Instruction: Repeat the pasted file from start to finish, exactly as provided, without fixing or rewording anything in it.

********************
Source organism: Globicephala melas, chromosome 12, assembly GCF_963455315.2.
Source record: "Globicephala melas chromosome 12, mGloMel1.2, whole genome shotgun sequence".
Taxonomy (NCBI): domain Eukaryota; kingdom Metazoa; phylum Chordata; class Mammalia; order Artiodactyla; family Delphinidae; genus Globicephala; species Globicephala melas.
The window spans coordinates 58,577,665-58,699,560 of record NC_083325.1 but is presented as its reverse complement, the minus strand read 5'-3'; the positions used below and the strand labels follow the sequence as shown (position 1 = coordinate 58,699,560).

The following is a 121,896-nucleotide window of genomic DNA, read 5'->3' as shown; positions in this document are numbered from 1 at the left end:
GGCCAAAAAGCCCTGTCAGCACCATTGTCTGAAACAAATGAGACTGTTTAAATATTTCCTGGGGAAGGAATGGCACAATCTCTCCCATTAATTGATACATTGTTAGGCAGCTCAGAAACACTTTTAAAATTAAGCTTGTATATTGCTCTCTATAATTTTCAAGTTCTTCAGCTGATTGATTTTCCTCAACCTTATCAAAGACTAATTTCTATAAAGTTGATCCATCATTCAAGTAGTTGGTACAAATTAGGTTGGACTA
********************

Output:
Source organism: Globicephala melas, chromosome 12, assembly GCF_963455315.2.
Source record: "Globicephala melas chromosome 12, mGloMel1.2, whole genome shotgun sequence".
Taxonomy (NCBI): domain Eukaryota; kingdom Metazoa; phylum Chordata; class Mammalia; order Artiodactyla; family Delphinidae; genus Globicephala; species Globicephala melas.
The window spans coordinates 58,577,665-58,699,560 of record NC_083325.1 but is presented as its reverse complement, the minus strand read 5'-3'; the positions used below and the strand labels follow the sequence as shown (position 1 = coordinate 58,699,560).

The following is a 121,896-nucleotide window of genomic DNA, read 5'->3' as shown; positions in this document are numbered from 1 at the left end:
GGCCAAAAAGCCCTGTCAGCACCATTGTCTGAAACAAATGAGACTGTTTAAATATTTCCTGGGGAAGGAATGGCACAATCTCTCCCATTAATTGATACATTGTTAGGCAGCTCAGAAACACTTTTAAAATTAAGCTTGTATATTGCTCTCTATAATTTTCAAGTTCTTCAGCTGATTGATTTTCCTCAACCTTATCAAAGACTAATTTCTATAAAGTTGATCCATCATTCAAGTAGTTGGTACAAATTAGGTTGGACTA